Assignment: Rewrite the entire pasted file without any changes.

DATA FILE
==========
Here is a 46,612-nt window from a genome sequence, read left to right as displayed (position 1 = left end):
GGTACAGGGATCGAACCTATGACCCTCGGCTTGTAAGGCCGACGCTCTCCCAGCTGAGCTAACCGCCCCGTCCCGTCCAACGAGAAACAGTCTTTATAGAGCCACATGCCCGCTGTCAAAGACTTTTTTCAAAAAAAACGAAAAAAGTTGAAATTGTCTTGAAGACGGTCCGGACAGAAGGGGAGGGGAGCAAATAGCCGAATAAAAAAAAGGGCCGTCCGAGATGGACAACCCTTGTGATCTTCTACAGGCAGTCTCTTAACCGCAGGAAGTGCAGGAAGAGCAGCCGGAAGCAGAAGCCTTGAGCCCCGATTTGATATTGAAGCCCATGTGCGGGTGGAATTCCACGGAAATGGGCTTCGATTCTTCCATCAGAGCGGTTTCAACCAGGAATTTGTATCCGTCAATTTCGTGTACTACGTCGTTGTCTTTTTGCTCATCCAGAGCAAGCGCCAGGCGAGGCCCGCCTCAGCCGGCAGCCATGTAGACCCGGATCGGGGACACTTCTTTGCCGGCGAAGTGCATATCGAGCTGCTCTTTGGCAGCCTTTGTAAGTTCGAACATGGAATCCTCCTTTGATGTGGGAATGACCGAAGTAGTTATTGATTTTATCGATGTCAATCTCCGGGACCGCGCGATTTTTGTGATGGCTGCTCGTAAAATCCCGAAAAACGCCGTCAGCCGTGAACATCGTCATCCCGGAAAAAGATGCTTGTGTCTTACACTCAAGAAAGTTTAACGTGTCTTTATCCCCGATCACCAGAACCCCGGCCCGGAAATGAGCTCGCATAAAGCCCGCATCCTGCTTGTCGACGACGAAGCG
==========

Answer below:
Here is a 46,612-nt window from a genome sequence, read left to right as displayed (position 1 = left end):
GGTACAGGGATCGAACCTATGACCCTCGGCTTGTAAGGCCGACGCTCTCCCAGCTGAGCTAACCGCCCCGTCCCGTCCAACGAGAAACAGTCTTTATAGAGCCACATGCCCGCTGTCAAAGACTTTTTTCAAAAAAAACGAAAAAAGTTGAAATTGTCTTGAAGACGGTCCGGACAGAAGGGGAGGGGAGCAAATAGCCGAATAAAAAAAAGGGCCGTCCGAGATGGACAACCCTTGTGATCTTCTACAGGCAGTCTCTTAACCGCAGGAAGTGCAGGAAGAGCAGCCGGAAGCAGAAGCCTTGAGCCCCGATTTGATATTGAAGCCCATGTGCGGGTGGAATTCCACGGAAATGGGCTTCGATTCTTCCATCAGAGCGGTTTCAACCAGGAATTTGTATCCGTCAATTTCGTGTACTACGTCGTTGTCTTTTTGCTCATCCAGAGCAAGCGCCAGGCGAGGCCCGCCTCAGCCGGCAGCCATGTAGACCCGGATCGGGGACACTTCTTTGCCGGCGAAGTGCATATCGAGCTGCTCTTTGGCAGCCTTTGTAAGTTCGAACATGGAATCCTCCTTTGATGTGGGAATGACCGAAGTAGTTATTGATTTTATCGATGTCAATCTCCGGGACCGCGCGATTTTTGTGATGGCTGCTCGTAAAATCCCGAAAAACGCCGTCAGCCGTGAACATCGTCATCCCGGAAAAAGATGCTTGTGTCTTACACTCAAGAAAGTTTAACGTGTCTTTATCCCCGATCACCAGAACCCCGGCCCGGAAATGAGCTCGCATAAAGCCCGCATCCTGCTTGTCGACGACGAAGCG